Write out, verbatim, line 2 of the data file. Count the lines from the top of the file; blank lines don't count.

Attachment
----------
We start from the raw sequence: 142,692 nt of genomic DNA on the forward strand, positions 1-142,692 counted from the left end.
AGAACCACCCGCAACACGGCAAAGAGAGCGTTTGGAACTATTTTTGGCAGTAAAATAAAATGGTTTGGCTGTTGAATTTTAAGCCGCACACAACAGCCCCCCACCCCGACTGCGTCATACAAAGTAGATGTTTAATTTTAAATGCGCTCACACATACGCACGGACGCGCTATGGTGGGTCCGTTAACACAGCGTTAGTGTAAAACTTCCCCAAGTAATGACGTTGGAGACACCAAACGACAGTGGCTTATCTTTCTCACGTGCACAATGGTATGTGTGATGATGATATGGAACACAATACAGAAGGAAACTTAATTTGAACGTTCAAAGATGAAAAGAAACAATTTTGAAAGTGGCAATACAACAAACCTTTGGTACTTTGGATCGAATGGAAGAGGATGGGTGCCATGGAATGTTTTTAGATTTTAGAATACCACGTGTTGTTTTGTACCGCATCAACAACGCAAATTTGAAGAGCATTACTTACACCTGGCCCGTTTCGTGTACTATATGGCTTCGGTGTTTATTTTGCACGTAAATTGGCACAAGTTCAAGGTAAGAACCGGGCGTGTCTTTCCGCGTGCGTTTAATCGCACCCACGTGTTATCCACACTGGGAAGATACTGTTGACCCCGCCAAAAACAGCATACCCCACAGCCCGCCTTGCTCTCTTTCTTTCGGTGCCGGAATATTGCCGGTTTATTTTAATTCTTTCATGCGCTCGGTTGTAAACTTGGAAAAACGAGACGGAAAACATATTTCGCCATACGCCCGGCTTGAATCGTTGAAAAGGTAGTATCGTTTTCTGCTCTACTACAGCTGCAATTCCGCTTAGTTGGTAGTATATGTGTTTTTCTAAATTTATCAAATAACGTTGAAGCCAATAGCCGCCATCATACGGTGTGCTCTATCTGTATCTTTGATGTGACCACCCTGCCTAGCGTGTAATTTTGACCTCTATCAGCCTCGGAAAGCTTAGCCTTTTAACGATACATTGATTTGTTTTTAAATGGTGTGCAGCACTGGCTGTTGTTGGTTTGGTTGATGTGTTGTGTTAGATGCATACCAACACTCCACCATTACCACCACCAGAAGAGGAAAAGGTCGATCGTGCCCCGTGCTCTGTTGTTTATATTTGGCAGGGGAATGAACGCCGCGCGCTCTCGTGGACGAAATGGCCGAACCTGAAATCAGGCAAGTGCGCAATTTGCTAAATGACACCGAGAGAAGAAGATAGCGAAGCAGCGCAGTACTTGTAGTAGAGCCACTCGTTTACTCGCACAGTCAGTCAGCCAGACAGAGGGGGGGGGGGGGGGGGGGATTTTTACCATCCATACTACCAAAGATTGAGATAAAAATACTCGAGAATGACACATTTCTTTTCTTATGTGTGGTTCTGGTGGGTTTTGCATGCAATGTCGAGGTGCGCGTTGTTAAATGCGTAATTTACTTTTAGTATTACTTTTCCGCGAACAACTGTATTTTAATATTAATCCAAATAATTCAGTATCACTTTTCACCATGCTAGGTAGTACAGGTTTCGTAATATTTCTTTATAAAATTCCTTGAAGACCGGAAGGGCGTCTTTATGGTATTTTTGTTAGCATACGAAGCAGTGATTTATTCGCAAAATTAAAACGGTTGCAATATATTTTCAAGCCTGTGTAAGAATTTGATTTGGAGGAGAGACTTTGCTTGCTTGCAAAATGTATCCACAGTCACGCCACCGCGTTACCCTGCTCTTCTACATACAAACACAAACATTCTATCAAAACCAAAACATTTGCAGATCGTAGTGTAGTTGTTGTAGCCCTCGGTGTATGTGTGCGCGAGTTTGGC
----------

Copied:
AGAACCACCCGCAACACGGCAAAGAGAGCGTTTGGAACTATTTTTGGCAGTAAAATAAAATGGTTTGGCTGTTGAATTTTAAGCCGCACACAACAGCCCCCCACCCCGACTGCGTCATACAAAGTAGATGTTTAATTTTAAATGCGCTCACACATACGCACGGACGCGCTATGGTGGGTCCGTTAACACAGCGTTAGTGTAAAACTTCCCCAAGTAATGACGTTGGAGACACCAAACGACAGTGGCTTATCTTTCTCACGTGCACAATGGTATGTGTGATGATGATATGGAACACAATACAGAAGGAAACTTAATTTGAACGTTCAAAGATGAAAAGAAACAATTTTGAAAGTGGCAATACAACAAACCTTTGGTACTTTGGATCGAATGGAAGAGGATGGGTGCCATGGAATGTTTTTAGATTTTAGAATACCACGTGTTGTTTTGTACCGCATCAACAACGCAAATTTGAAGAGCATTACTTACACCTGGCCCGTTTCGTGTACTATATGGCTTCGGTGTTTATTTTGCACGTAAATTGGCACAAGTTCAAGGTAAGAACCGGGCGTGTCTTTCCGCGTGCGTTTAATCGCACCCACGTGTTATCCACACTGGGAAGATACTGTTGACCCCGCCAAAAACAGCATACCCCACAGCCCGCCTTGCTCTCTTTCTTTCGGTGCCGGAATATTGCCGGTTTATTTTAATTCTTTCATGCGCTCGGTTGTAAACTTGGAAAAACGAGACGGAAAACATATTTCGCCATACGCCCGGCTTGAATCGTTGAAAAGGTAGTATCGTTTTCTGCTCTACTACAGCTGCAATTCCGCTTAGTTGGTAGTATATGTGTTTTTCTAAATTTATCAAATAACGTTGAAGCCAATAGCCGCCATCATACGGTGTGCTCTATCTGTATCTTTGATGTGACCACCCTGCCTAGCGTGTAATTTTGACCTCTATCAGCCTCGGAAAGCTTAGCCTTTTAACGATACATTGATTTGTTTTTAAATGGTGTGCAGCACTGGCTGTTGTTGGTTTGGTTGATGTGTTGTGTTAGATGCATACCAACACTCCACCATTACCACCACCAGAAGAGGAAAAGGTCGATCGTGCCCCGTGCTCTGTTGTTTATATTTGGCAGGGGAATGAACGCCGCGCGCTCTCGTGGACGAAATGGCCGAACCTGAAATCAGGCAAGTGCGCAATTTGCTAAATGACACCGAGAGAAGAAGATAGCGAAGCAGCGCAGTACTTGTAGTAGAGCCACTCGTTTACTCGCACAGTCAGTCAGCCAGACAGAGGGGGGGGGGGGGGGGGGGATTTTTACCATCCATACTACCAAAGATTGAGATAAAAATACTCGAGAATGACACATTTCTTTTCTTATGTGTGGTTCTGGTGGGTTTTGCATGCAATGTCGAGGTGCGCGTTGTTAAATGCGTAATTTACTTTTAGTATTACTTTTCCGCGAACAACTGTATTTTAATATTAATCCAAATAATTCAGTATCACTTTTCACCATGCTAGGTAGTACAGGTTTCGTAATATTTCTTTATAAAATTCCTTGAAGACCGGAAGGGCGTCTTTATGGTATTTTTGTTAGCATACGAAGCAGTGATTTATTCGCAAAATTAAAACGGTTGCAATATATTTTCAAGCCTGTGTAAGAATTTGATTTGGAGGAGAGACTTTGCTTGCTTGCAAAATGTATCCACAGTCACGCCACCGCGTTACCCTGCTCTTCTACATACAAACACAAACATTCTATCAAAACCAAAACATTTGCAGATCGTAGTGTAGTTGTTGTAGCCCTCGGTGTATGTGTGCGCGAGTTTGGC